Election workers count absentee ballots into the early morning, Wednesday, Nov. 4, 2020 in Milwaukee at a central counting facility. (AP Photo/Stephen Groves)

Election workers count absentee ballots into the early morning, Wednesday, Nov. 4, 2020 in Milwaukee at a central counting facility. (AP Photo/Stephen Groves)

VIDEO: There’s no winner in the U.S. presidential race. That’s OK

The delay doesn’t signify a positive for one side or the other

America woke up Wednesday morning without a winner of the presidential election. That’s OK.

Critical battleground states including Michigan, Wisconsin and Pennsylvania remained without declared winners, leaving both President Donald Trump and Democrat Joe Biden short of the 270 Electoral College votes needed to win the White House.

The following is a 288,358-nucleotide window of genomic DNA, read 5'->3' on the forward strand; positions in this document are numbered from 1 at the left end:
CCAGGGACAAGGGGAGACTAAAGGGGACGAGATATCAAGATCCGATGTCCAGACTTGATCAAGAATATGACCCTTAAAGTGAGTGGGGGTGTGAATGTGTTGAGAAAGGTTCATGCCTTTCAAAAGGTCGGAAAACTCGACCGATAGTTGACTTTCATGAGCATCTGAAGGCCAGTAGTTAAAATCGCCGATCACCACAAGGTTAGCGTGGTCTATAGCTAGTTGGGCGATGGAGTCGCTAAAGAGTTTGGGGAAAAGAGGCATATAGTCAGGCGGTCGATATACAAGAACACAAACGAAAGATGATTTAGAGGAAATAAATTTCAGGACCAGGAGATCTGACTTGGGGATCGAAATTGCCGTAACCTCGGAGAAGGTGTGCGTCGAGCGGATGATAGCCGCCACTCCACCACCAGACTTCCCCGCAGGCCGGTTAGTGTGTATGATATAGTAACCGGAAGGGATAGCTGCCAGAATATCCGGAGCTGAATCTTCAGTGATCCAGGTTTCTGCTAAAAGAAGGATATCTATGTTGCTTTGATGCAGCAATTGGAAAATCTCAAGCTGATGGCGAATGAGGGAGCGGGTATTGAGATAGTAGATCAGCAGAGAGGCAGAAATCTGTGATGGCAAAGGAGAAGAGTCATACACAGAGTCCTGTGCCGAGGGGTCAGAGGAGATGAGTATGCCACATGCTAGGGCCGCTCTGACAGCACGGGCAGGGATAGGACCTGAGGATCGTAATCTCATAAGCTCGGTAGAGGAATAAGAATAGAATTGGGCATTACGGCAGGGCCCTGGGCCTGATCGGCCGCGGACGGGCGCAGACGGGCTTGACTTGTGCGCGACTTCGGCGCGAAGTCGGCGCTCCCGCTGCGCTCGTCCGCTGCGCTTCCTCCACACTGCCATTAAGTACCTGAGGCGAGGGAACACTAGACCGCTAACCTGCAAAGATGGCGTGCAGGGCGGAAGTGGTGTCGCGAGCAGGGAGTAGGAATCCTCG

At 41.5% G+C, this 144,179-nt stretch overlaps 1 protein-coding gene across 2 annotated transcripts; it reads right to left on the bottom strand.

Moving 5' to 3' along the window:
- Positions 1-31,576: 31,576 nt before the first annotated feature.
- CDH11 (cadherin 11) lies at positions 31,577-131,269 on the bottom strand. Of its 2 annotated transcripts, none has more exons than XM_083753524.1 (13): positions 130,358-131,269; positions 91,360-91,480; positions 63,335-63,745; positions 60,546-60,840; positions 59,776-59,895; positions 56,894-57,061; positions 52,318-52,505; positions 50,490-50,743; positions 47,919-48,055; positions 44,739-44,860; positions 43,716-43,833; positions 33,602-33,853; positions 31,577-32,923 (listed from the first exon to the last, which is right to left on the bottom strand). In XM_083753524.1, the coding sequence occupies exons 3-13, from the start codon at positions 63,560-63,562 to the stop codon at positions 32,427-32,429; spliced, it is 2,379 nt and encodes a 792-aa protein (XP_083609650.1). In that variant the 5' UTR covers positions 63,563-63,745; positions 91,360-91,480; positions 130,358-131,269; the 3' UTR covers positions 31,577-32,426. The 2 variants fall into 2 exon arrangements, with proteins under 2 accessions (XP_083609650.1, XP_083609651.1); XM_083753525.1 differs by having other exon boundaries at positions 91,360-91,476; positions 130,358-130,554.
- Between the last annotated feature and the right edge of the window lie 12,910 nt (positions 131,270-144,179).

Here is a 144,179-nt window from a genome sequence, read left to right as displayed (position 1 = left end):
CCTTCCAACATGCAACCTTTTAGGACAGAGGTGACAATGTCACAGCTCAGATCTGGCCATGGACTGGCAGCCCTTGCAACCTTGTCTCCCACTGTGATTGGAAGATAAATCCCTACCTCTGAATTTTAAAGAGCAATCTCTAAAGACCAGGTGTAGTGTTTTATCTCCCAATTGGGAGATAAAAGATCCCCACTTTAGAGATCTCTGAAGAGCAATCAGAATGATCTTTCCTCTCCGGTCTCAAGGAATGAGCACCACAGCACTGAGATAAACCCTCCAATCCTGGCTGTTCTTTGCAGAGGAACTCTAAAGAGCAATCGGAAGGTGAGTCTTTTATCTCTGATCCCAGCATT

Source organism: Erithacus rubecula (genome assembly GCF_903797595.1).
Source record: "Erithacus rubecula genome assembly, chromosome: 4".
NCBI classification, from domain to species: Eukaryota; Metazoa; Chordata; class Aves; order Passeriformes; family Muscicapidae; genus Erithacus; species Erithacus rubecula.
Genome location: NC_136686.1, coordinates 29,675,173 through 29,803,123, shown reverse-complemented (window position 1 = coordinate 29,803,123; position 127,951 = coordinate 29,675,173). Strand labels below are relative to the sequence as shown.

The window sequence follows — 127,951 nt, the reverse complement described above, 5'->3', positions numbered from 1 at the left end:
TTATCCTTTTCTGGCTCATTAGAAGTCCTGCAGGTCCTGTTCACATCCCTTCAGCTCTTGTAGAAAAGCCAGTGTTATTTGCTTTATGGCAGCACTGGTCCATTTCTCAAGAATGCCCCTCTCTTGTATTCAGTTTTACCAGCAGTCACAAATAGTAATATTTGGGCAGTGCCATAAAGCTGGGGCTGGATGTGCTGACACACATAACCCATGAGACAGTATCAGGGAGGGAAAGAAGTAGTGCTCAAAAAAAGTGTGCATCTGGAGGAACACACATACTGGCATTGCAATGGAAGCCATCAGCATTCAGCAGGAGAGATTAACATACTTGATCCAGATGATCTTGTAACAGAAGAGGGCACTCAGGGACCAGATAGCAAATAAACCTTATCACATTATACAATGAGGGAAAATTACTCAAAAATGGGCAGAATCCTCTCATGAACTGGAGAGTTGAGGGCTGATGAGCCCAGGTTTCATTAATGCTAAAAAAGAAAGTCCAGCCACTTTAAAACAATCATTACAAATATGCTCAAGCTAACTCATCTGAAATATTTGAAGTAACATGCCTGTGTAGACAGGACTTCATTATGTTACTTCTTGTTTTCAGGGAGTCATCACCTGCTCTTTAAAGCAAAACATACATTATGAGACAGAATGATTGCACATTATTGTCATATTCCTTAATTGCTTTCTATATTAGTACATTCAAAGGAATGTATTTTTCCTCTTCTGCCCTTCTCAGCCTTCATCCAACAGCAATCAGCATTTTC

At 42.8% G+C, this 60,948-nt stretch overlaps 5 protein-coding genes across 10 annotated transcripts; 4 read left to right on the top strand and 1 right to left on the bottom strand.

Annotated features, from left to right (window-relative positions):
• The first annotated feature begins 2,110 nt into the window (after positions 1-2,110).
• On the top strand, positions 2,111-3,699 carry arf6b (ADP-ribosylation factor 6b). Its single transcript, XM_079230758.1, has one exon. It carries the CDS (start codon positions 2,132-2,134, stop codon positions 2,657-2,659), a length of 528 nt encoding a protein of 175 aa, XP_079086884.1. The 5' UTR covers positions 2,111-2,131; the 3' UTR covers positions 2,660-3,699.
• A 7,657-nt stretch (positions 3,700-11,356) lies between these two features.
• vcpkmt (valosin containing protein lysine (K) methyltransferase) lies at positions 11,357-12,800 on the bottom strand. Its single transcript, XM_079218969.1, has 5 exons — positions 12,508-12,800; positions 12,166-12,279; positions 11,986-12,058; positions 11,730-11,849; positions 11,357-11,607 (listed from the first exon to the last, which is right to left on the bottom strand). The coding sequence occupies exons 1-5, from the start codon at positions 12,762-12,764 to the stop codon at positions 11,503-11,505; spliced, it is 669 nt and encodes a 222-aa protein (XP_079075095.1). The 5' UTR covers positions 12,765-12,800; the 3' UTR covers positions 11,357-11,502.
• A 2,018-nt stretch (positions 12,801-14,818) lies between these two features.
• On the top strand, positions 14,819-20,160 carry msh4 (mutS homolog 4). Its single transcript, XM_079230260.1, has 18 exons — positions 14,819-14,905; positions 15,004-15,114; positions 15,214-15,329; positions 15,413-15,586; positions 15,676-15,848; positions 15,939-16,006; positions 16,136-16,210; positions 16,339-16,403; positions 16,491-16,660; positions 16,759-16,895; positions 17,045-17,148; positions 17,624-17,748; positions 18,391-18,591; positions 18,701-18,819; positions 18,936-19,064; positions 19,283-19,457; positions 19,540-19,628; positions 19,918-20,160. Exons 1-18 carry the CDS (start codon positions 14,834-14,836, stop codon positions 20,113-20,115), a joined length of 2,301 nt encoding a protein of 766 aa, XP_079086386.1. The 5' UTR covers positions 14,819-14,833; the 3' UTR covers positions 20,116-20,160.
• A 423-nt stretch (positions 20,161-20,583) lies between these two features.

This isn’t necessarily a surprise. In a year turned upside down by the coronavirus pandemic, many states made it easier to vote by mail, and millions chose to do so rather than venturing out to cast ballots in person. That meant a slowdown in the tabulation of results because votes received by mail often take longer to process than ballots cast at polling places.

And the closer the margin in a state is, the more votes are needed for The Associated Press to declare a winner.

There are also roughly 20 states that allow ballots received after Election Day to be counted if they were postmarked by the day of the election. That includes Pennsylvania, one of the key outstanding states.